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Battye Family’s Travel Diary

Saturday, 15 Mar 2014

Location: Singaraja, Indonesia

MapFrom Pemuteran, we pulled into Narayan Seva Children’s Home the day after John’s birthday. The children ran to the gate and the sight that met our eyes was a sea of smiling faces. They herded us into the outdoor kitchen and immediately brought out a gorgeous little cake, blazing with candles. “Happy Bird-day to you… Happy bird-day to you…” It was like coming home, halfway around the world.

Sunday is the only day of the week with no school so the kids were free. We taught songs and played games and practiced English until the sound of the frogs signaled time for bed. As the days passed, we settled into the routine. Meals of rice and noodles with vegetables, classes with each grade level, field trips walking kids the two miles to the local beach in the late afternoon, showers twice a day to cool off, and board games every night for hours after dinner.

In a week of highs, perhaps day three goes down in history as a low point; we call it a three roach day. We knew they were in our room after an early spotting. The size of healthy plum tomatoes and with a disarming habit of hissing, they were large enough to consider as pets. Just before turning in, John spotted two mating on the bed between Jenny and Emily and a third hiding inside a pair of shorts. John bravely gathered them up, amidst much hand waving and screeching from his cheerleaders, carried them out to the street, and hucked them as far as his arm would allow. We prayed they would become disoriented and wander off in the opposite direction.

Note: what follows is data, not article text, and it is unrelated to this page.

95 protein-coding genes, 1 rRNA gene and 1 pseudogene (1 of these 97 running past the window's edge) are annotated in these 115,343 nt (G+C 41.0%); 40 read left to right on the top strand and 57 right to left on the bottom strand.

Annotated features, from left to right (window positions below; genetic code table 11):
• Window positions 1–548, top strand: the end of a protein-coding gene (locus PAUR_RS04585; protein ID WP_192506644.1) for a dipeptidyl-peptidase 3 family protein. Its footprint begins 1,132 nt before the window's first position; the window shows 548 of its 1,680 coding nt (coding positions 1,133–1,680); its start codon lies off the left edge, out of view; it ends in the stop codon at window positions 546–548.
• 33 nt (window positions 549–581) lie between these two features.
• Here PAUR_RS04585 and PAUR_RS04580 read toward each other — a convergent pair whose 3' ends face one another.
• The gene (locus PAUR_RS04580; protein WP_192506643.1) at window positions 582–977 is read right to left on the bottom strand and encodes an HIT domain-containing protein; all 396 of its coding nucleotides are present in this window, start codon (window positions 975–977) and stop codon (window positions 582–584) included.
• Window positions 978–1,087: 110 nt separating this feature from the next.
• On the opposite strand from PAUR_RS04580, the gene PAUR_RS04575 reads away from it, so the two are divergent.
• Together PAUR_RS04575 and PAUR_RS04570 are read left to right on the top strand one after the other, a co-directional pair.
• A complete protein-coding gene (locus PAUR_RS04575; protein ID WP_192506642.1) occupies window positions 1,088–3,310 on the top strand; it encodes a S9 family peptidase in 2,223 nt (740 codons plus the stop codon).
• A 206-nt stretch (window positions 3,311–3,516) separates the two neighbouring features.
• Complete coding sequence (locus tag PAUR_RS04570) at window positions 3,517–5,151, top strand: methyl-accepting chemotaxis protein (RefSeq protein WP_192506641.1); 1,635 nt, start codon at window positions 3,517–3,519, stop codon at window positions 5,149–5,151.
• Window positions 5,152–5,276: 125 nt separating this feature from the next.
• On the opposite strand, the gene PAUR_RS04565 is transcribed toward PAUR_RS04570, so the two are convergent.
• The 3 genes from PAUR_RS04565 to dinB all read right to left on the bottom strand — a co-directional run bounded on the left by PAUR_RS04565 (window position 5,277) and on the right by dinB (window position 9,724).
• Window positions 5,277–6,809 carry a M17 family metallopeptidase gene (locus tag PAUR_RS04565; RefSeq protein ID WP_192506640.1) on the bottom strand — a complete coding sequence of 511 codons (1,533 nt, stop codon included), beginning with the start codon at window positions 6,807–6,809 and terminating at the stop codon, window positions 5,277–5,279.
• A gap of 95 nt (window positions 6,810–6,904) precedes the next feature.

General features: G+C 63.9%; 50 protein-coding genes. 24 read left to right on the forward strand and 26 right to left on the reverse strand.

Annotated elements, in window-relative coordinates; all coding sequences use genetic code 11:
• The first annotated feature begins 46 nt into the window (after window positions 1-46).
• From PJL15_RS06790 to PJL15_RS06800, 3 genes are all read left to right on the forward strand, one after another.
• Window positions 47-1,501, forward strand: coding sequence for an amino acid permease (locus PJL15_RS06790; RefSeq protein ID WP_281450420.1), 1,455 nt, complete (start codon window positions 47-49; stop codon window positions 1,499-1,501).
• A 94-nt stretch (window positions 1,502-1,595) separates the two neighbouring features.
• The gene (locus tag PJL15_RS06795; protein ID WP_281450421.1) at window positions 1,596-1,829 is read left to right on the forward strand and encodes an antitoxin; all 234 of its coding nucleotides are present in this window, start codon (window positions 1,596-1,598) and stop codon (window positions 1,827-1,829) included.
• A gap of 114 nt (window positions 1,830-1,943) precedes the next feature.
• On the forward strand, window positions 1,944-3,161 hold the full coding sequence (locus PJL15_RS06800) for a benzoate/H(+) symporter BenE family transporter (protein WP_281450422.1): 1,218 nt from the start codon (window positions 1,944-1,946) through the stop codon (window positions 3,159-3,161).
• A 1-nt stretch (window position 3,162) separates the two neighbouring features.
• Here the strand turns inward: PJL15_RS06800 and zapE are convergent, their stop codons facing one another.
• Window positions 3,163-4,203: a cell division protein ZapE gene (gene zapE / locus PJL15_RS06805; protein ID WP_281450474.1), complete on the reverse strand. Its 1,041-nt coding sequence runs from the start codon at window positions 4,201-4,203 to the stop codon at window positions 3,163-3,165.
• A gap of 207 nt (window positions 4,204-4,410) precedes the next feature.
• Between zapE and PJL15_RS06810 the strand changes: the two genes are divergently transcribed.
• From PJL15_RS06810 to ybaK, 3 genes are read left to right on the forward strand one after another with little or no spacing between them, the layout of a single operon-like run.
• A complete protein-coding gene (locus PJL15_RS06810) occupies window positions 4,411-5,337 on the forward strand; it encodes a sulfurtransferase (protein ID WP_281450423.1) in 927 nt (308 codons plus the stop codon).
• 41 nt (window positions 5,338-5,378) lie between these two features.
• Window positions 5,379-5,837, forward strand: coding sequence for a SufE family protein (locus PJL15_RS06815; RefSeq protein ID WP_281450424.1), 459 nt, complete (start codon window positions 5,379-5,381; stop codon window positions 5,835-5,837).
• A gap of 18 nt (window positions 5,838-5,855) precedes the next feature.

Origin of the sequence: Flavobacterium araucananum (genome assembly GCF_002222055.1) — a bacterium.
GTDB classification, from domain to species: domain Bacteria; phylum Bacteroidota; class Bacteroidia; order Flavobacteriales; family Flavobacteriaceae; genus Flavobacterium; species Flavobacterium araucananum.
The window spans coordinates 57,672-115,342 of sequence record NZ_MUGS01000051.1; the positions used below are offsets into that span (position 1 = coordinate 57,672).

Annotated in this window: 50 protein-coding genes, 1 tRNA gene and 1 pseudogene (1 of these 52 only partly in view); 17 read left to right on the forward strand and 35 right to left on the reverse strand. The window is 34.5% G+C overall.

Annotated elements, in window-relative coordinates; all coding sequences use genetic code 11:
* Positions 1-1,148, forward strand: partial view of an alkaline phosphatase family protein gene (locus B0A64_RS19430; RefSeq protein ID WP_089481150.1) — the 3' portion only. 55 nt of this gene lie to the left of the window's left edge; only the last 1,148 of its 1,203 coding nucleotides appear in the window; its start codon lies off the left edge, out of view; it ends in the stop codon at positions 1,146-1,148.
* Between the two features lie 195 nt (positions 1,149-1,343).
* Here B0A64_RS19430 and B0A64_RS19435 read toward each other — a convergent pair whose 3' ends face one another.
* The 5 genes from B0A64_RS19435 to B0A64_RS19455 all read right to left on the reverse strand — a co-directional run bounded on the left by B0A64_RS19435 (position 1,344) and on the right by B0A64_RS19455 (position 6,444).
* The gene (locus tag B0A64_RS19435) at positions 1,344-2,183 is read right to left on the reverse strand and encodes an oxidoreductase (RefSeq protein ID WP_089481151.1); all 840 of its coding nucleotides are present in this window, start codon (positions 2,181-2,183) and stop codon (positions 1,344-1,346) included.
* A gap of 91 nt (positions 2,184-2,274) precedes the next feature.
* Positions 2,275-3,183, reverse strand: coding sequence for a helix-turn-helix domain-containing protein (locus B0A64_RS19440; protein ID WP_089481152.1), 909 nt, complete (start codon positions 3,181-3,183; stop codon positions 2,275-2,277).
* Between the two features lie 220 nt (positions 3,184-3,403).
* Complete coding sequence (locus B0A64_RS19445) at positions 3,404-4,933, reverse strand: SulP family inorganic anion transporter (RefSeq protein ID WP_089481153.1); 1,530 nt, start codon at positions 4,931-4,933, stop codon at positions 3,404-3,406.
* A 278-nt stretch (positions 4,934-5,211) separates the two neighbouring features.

As the end of our time drew near, we decided to host a pizza party as a special treat. It is the children’s favorite food. We went all over the place finding the ingredients – vegetables at the night market, vegetarian sausage and flour for dough in Singaraja, tomato ketchup for sauce, mozzarella cheese from the only store in a town of 1.3 million people stocking the stuff. The children’s home has one oven that is rolled into the outdoor kitchen and hooked up to the propane tank when it’s needed. Only a couple of pies can cook at a time so it took seven hours to make pizza for 84 children. They ate mounds and mounds of it and saved the rest to eat the next day for breakfast. By 10:30, we’d played every game at least five times and the children needed sleep. It was hard to say goodbye to them. We hugged and hugged and promised to return. Even now, in the departure lounge at the airport, it’s as if they’re here. Six year old Madu trying to sneak by me with the Jenga pieces hidden under his shirt, Asa asking to “play game, sister?”, Mahadev with his hands held in the prayer position over his heart and a nod of greeting.

Each time we go to an orphanage, people ask if we are tempted to take any of the children home. In this case, the answer is no. These children are so happy and so healthy and so a part of a big happy family with 83 brothers and sisters. In their environment, they are encouraged and reinforced for making the important things important - being helpful, focusing on learning, using their gifts for good.
Looking at their faces, the future is bright indeed.